MAG reveals Leicestershire Police national motorcycle theft ranking by UK police force area, following delayed FOI response

MAG released a national police force ranking system for motorcycle theft in August.  Two forces failed to respond to FOI requests within the time restraints.  Leicestershire Police have now responded and the details have been analysed.

The ranking system aims to demonstrate, in a fair and balanced manner, the level of motorcycle theft around the entire UK.  To give a fair representation, things like geographic size and population differences between police force areas have been allowed for by calculating a figure for the number of thefts per thousand registered motorcycles in each force area.

Having now received the delayed FOI response from Leicestershire Police, MAG can now reveal that the force ranks 30 out of 37.  With 21,919 registered motorcycles in Leicestershire and 464 recorded thefts, Leicestershire has crept in just below the national average.  The figures translate to 21 per 1000 registered bikes or 1 in 47.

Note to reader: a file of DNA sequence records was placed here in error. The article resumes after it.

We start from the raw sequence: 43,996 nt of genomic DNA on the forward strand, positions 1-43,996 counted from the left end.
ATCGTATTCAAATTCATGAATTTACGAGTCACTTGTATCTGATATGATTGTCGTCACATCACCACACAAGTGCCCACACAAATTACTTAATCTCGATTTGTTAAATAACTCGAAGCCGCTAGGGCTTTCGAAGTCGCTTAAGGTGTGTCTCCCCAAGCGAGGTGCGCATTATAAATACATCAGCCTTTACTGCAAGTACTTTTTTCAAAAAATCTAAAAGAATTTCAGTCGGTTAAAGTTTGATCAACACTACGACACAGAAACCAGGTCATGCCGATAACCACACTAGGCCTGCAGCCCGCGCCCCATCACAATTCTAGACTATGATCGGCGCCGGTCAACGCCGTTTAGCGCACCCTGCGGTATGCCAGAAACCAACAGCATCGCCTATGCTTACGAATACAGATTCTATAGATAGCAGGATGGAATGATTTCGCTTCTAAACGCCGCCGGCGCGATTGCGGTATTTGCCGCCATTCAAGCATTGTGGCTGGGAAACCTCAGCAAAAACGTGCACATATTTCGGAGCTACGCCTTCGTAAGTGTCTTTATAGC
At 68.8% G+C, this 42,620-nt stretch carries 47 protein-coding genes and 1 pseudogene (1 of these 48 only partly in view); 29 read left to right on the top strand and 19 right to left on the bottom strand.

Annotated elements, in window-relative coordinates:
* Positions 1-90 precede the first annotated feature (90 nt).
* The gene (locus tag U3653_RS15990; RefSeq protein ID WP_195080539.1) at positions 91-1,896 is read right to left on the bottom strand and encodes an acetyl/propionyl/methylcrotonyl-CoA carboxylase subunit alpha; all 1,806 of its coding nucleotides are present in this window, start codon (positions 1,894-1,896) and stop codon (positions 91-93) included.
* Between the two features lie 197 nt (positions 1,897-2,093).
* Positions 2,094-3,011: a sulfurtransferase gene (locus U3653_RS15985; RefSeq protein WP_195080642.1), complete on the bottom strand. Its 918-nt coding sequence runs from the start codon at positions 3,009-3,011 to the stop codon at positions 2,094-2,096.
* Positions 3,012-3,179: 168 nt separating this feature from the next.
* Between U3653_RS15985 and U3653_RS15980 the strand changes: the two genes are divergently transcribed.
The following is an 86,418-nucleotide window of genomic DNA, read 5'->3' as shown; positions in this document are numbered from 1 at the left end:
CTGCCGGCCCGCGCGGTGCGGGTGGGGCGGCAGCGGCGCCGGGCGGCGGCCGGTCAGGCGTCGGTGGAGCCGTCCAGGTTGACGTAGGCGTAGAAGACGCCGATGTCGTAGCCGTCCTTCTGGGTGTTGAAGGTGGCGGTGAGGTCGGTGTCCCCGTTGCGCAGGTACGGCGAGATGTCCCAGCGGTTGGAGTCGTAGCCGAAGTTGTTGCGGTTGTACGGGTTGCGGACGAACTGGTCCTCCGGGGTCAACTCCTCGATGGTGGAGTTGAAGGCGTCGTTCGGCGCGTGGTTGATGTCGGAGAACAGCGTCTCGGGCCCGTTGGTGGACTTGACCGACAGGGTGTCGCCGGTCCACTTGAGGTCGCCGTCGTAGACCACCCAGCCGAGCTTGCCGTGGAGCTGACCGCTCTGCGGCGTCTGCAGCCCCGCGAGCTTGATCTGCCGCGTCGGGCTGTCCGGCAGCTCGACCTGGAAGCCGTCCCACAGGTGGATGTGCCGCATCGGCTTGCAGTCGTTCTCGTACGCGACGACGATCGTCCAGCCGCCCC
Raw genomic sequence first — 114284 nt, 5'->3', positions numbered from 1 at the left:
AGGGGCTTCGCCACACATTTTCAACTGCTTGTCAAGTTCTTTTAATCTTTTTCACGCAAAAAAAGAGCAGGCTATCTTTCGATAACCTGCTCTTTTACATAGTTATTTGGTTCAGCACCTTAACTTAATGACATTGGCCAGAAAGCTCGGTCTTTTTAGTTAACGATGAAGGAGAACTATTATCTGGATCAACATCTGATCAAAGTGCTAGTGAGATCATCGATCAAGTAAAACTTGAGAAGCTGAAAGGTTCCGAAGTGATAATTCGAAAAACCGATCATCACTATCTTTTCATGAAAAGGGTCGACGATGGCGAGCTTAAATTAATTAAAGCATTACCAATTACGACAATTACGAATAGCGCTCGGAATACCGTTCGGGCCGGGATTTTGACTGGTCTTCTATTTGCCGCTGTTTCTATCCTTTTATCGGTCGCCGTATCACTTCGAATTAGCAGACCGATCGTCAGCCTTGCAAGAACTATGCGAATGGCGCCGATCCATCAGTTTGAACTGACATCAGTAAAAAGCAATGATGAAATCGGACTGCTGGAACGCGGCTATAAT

Director of Campaigns & Political Engagement, Colin Brown, commented: “Let’s be clear: the national average is far too high, so Leicestershire Police cannot afford to be complacent.  I am pleased to see that we have now received the data for Leicestershire, and hope that we will see a more timely response for future requests.  I am also hopeful that a response from Humberside will eventually arrive.

We are happy that we are opening doors to further discussions on the subject of bike theft. We have ongoing engagement with West Yorkshire Police and the Metropolitan Police Force.  We are opening talks with Nottinghamshire and Merseyside Police, but are still waiting for meaningful engagement with West Midlands, Manchester and Cumbria.

We are also pressing for recording systems to be reconfigured in the six forces that were unable to respond to the FOI requests.  The fact that Essex, Hampshire, South Wales, Thames Valley Police and Police Scotland cannot provide this most basic level of detail in their areas is simply not acceptable.”

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